Similarly, betting markets are priced heavily in favour of a win for same-sex marriage. This was also the case with the Brexit vote, and there was widespread publicity on the moves in betting markets and how the odds were heavily in favour of a win for Leave. It’s worth noting that, as we reported last week, Sportsbet’s odds on a win for No have shortened after a rush of bets that voters will reject marriage equality in the plebiscite.
3. Finally, general political conditions are perfect for a No campaign trying to tap anti-establishment sentiment. The citizenship crisis has Canberra in complete chaos, feeding broad community disillusionment with the political establishment. The approval ratings of both prime minister Malcolm Turnbull and opposition leader Bill Shorten are weak, and some voters will rightly feel they don’t need to listen to political leaders on anything when they can’t even get their basic paperwork in order for their own jobs.
One other factor is the backlash against people who either:
- have an honestly-held believe marriage should only be between two people of the opposite sex, or
- aren’t quite convinced or ready to make a change.
During the Brexit campaign, Leave supporters were regularly branded as racists and bigots by their political opponents. Without question, some fringe elements of the anti-establishment movements in the US and UK are racists – Nazis, even – but these are a tiny minority. More than 17 million people voted for Leave, from a broad spectrum of cultural and economic backgrounds. They weren’t all racists or bigots.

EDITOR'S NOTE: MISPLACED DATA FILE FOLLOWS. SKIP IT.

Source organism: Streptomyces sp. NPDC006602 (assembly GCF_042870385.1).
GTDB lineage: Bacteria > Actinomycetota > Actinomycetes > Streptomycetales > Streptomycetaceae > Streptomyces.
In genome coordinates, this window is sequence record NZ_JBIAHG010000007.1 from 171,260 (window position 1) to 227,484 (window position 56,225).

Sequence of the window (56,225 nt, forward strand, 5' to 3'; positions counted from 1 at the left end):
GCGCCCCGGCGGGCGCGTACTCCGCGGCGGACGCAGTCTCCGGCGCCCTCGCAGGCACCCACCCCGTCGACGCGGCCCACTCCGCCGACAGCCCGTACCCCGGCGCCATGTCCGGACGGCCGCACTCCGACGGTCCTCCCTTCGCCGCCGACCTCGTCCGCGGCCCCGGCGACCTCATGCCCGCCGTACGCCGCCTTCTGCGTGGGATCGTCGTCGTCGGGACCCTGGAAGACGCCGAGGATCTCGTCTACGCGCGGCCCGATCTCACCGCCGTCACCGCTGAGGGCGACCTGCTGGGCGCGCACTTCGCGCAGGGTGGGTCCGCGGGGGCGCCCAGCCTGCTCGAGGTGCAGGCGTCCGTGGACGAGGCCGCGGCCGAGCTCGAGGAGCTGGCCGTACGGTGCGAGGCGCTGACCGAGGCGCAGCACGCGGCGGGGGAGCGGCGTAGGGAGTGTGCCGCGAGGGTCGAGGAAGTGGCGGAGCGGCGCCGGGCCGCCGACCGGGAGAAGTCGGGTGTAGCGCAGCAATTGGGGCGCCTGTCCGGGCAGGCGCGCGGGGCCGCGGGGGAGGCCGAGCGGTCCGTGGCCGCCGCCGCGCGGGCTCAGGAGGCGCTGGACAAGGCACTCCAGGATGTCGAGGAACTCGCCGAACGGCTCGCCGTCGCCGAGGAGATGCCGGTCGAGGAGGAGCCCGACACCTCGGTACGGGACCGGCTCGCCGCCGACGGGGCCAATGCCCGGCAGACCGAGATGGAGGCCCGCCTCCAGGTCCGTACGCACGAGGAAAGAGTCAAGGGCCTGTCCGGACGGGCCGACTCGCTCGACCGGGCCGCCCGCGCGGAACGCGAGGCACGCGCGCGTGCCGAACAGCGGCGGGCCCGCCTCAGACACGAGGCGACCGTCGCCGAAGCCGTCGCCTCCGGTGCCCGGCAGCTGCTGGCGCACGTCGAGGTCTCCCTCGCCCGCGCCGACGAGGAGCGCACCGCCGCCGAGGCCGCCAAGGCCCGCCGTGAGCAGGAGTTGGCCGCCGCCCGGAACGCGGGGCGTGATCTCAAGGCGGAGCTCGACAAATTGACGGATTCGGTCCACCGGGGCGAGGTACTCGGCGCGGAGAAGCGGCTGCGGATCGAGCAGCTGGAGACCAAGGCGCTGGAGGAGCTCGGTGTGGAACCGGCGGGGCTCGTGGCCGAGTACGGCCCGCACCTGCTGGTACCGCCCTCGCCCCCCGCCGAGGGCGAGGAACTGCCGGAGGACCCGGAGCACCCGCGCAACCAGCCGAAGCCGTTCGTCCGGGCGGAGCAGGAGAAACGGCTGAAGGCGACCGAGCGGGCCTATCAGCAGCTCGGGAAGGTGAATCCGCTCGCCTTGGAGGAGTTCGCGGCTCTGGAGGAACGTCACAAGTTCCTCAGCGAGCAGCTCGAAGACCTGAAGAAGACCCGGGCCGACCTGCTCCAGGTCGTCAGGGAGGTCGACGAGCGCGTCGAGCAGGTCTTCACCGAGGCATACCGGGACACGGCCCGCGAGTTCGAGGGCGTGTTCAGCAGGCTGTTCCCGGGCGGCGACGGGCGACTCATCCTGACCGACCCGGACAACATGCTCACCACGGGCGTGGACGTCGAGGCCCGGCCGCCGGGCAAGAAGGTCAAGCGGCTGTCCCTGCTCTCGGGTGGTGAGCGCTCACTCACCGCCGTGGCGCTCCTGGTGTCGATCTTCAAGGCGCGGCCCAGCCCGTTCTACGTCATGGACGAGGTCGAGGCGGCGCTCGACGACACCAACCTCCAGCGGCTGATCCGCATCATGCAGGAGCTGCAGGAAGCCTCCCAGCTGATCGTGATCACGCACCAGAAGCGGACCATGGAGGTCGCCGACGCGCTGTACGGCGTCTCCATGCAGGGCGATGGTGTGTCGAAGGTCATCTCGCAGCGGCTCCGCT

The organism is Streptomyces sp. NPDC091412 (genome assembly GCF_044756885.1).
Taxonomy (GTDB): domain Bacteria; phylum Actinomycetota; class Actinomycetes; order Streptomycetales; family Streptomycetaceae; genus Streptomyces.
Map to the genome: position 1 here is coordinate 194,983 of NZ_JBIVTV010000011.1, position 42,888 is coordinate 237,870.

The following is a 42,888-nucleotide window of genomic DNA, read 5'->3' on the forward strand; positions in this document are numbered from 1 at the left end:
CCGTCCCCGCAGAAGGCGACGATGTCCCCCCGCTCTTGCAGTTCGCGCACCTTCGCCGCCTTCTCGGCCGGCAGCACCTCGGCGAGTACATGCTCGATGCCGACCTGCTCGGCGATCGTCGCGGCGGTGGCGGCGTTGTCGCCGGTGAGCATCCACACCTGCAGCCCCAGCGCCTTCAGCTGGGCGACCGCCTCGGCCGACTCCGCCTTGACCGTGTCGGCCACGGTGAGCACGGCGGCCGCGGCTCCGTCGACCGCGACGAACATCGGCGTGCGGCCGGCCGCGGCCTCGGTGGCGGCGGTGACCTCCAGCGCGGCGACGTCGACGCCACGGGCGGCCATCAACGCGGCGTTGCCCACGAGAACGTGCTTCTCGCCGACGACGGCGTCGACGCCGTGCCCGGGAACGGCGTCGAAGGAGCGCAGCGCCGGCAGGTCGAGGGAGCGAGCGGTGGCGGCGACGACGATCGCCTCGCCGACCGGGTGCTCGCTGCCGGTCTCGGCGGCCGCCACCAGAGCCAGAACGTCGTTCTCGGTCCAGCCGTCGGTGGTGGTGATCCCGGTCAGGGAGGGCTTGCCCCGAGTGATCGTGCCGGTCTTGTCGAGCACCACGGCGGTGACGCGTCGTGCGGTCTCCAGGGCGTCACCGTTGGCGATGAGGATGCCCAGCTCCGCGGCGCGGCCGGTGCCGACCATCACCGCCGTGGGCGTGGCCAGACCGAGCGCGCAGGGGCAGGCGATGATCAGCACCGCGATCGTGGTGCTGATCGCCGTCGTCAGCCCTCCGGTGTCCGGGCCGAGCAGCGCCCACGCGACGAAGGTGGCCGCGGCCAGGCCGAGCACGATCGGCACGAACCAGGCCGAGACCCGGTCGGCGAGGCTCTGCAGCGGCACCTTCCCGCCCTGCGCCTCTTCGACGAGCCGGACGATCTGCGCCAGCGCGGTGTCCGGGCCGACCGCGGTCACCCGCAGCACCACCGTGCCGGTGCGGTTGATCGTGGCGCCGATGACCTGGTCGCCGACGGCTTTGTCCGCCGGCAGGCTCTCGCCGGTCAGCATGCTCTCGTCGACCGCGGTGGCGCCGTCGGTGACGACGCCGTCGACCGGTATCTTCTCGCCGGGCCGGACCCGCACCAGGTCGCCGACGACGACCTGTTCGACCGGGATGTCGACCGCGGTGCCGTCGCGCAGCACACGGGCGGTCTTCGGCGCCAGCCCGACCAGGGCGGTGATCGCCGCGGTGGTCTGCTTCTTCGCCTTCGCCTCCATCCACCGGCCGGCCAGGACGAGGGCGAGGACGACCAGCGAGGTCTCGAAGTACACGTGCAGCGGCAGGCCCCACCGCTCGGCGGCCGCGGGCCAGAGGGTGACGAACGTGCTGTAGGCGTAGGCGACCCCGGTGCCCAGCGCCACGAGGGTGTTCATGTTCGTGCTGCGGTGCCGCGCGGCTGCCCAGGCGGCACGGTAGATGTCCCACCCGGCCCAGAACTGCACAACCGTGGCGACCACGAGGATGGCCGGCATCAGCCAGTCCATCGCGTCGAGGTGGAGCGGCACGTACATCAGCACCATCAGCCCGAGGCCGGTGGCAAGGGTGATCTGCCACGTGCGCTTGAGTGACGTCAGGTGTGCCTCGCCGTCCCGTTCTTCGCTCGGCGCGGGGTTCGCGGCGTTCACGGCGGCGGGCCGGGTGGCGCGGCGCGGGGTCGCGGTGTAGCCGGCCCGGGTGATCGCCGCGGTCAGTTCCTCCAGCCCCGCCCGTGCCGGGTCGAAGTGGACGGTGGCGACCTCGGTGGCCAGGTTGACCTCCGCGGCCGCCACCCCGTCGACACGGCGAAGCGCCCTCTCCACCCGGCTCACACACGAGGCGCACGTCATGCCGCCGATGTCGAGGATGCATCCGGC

The allegations from some of the Yes campaigners that anyone who supported Brexit was a racist helped to underline the anti-PC element of the Brexiteers’ message.
The prime minister is alert to this risk and jumped on it in a radio interview with 2Day FM’s Em Rusciano this week. Here’s a short excerpt of the transcript (emphasis added):
Rusciano: I don’t think you’re being fair. Do you think we should be debating equality, do you think equality is a debate? Is that something to be debated?
Turnbull: Em, you cannot, simply because you don’t like the argument, simply because you believe in something –
Rusciano: But is it an argument?
Turnbull: Now Em, you’ve got to let me finish a sentence. Simply because you believe in marriage equality – and you believe in it and I support it too – doesn’t mean that people are not entitled to disagree with you. We have a democracy, this is a legitimate debate. Believe me, you know –
Rusciano: Is it legitimate though? Prime Minister I don’t believe you believe it’s legitimate. I don’t believe in your heart you do. I don’t think saying someone isn’t equal to me because of who they love is a debate, or is a legitimate argument. I think it’s denying someone their rights.